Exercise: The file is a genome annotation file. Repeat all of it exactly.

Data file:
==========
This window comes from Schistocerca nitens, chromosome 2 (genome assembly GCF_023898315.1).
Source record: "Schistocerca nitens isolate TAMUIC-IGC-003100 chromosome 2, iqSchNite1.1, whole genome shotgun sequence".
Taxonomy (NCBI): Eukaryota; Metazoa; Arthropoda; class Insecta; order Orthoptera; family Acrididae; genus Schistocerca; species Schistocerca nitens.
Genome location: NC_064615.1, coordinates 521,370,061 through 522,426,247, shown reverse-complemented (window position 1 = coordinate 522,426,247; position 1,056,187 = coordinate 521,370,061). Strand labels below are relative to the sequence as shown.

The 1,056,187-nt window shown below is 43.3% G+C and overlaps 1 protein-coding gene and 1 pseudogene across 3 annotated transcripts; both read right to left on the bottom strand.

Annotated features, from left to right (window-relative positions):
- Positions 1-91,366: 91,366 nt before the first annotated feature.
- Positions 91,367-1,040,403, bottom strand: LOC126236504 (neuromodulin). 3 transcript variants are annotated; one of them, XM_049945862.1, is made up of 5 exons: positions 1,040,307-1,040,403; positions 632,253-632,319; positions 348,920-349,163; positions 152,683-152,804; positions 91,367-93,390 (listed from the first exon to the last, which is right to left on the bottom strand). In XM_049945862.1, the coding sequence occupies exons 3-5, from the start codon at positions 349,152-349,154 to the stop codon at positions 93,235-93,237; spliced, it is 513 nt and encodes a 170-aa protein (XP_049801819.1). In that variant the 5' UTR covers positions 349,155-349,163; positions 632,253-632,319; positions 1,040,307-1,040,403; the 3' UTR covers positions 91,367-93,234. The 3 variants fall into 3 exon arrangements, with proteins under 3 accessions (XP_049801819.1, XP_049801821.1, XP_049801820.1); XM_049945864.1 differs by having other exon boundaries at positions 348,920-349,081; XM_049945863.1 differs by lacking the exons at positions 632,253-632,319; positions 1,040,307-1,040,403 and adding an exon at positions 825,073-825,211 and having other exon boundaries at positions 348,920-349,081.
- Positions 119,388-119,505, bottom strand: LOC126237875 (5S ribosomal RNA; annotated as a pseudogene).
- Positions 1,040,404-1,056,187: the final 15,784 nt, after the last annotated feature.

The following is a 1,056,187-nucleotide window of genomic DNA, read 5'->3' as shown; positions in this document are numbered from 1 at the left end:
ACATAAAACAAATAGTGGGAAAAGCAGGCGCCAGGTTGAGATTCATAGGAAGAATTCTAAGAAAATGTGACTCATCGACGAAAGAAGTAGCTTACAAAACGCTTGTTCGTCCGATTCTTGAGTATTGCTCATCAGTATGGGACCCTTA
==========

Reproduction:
This window comes from Schistocerca nitens, chromosome 2 (genome assembly GCF_023898315.1).
Source record: "Schistocerca nitens isolate TAMUIC-IGC-003100 chromosome 2, iqSchNite1.1, whole genome shotgun sequence".
Taxonomy (NCBI): Eukaryota; Metazoa; Arthropoda; class Insecta; order Orthoptera; family Acrididae; genus Schistocerca; species Schistocerca nitens.
Genome location: NC_064615.1, coordinates 521,370,061 through 522,426,247, shown reverse-complemented (window position 1 = coordinate 522,426,247; position 1,056,187 = coordinate 521,370,061). Strand labels below are relative to the sequence as shown.

The 1,056,187-nt window shown below is 43.3% G+C and overlaps 1 protein-coding gene and 1 pseudogene across 3 annotated transcripts; both read right to left on the bottom strand.

Annotated features, from left to right (window-relative positions):
- Positions 1-91,366: 91,366 nt before the first annotated feature.
- Positions 91,367-1,040,403, bottom strand: LOC126236504 (neuromodulin). 3 transcript variants are annotated; one of them, XM_049945862.1, is made up of 5 exons: positions 1,040,307-1,040,403; positions 632,253-632,319; positions 348,920-349,163; positions 152,683-152,804; positions 91,367-93,390 (listed from the first exon to the last, which is right to left on the bottom strand). In XM_049945862.1, the coding sequence occupies exons 3-5, from the start codon at positions 349,152-349,154 to the stop codon at positions 93,235-93,237; spliced, it is 513 nt and encodes a 170-aa protein (XP_049801819.1). In that variant the 5' UTR covers positions 349,155-349,163; positions 632,253-632,319; positions 1,040,307-1,040,403; the 3' UTR covers positions 91,367-93,234. The 3 variants fall into 3 exon arrangements, with proteins under 3 accessions (XP_049801819.1, XP_049801821.1, XP_049801820.1); XM_049945864.1 differs by having other exon boundaries at positions 348,920-349,081; XM_049945863.1 differs by lacking the exons at positions 632,253-632,319; positions 1,040,307-1,040,403 and adding an exon at positions 825,073-825,211 and having other exon boundaries at positions 348,920-349,081.
- Positions 119,388-119,505, bottom strand: LOC126237875 (5S ribosomal RNA; annotated as a pseudogene).
- Positions 1,040,404-1,056,187: the final 15,784 nt, after the last annotated feature.

The following is a 1,056,187-nucleotide window of genomic DNA, read 5'->3' as shown; positions in this document are numbered from 1 at the left end:
ACATAAAACAAATAGTGGGAAAAGCAGGCGCCAGGTTGAGATTCATAGGAAGAATTCTAAGAAAATGTGACTCATCGACGAAAGAAGTAGCTTACAAAACGCTTGTTCGTCCGATTCTTGAGTATTGCTCATCAGTATGGGACCCTTA